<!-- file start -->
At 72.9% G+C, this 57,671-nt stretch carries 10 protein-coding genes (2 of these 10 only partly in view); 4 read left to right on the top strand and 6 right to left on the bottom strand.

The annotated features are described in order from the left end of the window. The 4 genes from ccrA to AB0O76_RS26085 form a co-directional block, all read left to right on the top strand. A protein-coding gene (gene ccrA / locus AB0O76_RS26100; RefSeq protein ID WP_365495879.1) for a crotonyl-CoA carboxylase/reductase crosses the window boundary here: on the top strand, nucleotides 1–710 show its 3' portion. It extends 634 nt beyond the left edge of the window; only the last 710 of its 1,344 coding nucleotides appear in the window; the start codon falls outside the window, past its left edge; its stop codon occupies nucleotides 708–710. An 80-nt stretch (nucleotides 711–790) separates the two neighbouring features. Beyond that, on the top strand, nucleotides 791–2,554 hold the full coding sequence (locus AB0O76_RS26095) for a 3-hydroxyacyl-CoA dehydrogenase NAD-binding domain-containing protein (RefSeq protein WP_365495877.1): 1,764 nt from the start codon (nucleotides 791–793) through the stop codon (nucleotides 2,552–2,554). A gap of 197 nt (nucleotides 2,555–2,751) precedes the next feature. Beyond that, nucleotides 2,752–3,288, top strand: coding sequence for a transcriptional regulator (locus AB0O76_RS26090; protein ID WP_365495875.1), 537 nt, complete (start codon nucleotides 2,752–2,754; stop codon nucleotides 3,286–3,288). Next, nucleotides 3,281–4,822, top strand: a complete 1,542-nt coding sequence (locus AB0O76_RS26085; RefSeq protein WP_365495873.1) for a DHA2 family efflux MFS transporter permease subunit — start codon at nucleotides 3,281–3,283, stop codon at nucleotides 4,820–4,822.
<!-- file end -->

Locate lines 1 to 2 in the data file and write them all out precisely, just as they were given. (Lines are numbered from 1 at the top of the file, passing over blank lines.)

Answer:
At 72.9% G+C, this 57,671-nt stretch carries 10 protein-coding genes (2 of these 10 only partly in view); 4 read left to right on the top strand and 6 right to left on the bottom strand.

The annotated features are described in order from the left end of the window. The 4 genes from ccrA to AB0O76_RS26085 form a co-directional block, all read left to right on the top strand. A protein-coding gene (gene ccrA / locus AB0O76_RS26100; RefSeq protein ID WP_365495879.1) for a crotonyl-CoA carboxylase/reductase crosses the window boundary here: on the top strand, nucleotides 1–710 show its 3' portion. It extends 634 nt beyond the left edge of the window; only the last 710 of its 1,344 coding nucleotides appear in the window; the start codon falls outside the window, past its left edge; its stop codon occupies nucleotides 708–710. An 80-nt stretch (nucleotides 711–790) separates the two neighbouring features. Beyond that, on the top strand, nucleotides 791–2,554 hold the full coding sequence (locus AB0O76_RS26095) for a 3-hydroxyacyl-CoA dehydrogenase NAD-binding domain-containing protein (RefSeq protein WP_365495877.1): 1,764 nt from the start codon (nucleotides 791–793) through the stop codon (nucleotides 2,552–2,554). A gap of 197 nt (nucleotides 2,555–2,751) precedes the next feature. Beyond that, nucleotides 2,752–3,288, top strand: coding sequence for a transcriptional regulator (locus AB0O76_RS26090; protein ID WP_365495875.1), 537 nt, complete (start codon nucleotides 2,752–2,754; stop codon nucleotides 3,286–3,288). Next, nucleotides 3,281–4,822, top strand: a complete 1,542-nt coding sequence (locus AB0O76_RS26085; RefSeq protein WP_365495873.1) for a DHA2 family efflux MFS transporter permease subunit — start codon at nucleotides 3,281–3,283, stop codon at nucleotides 4,820–4,822.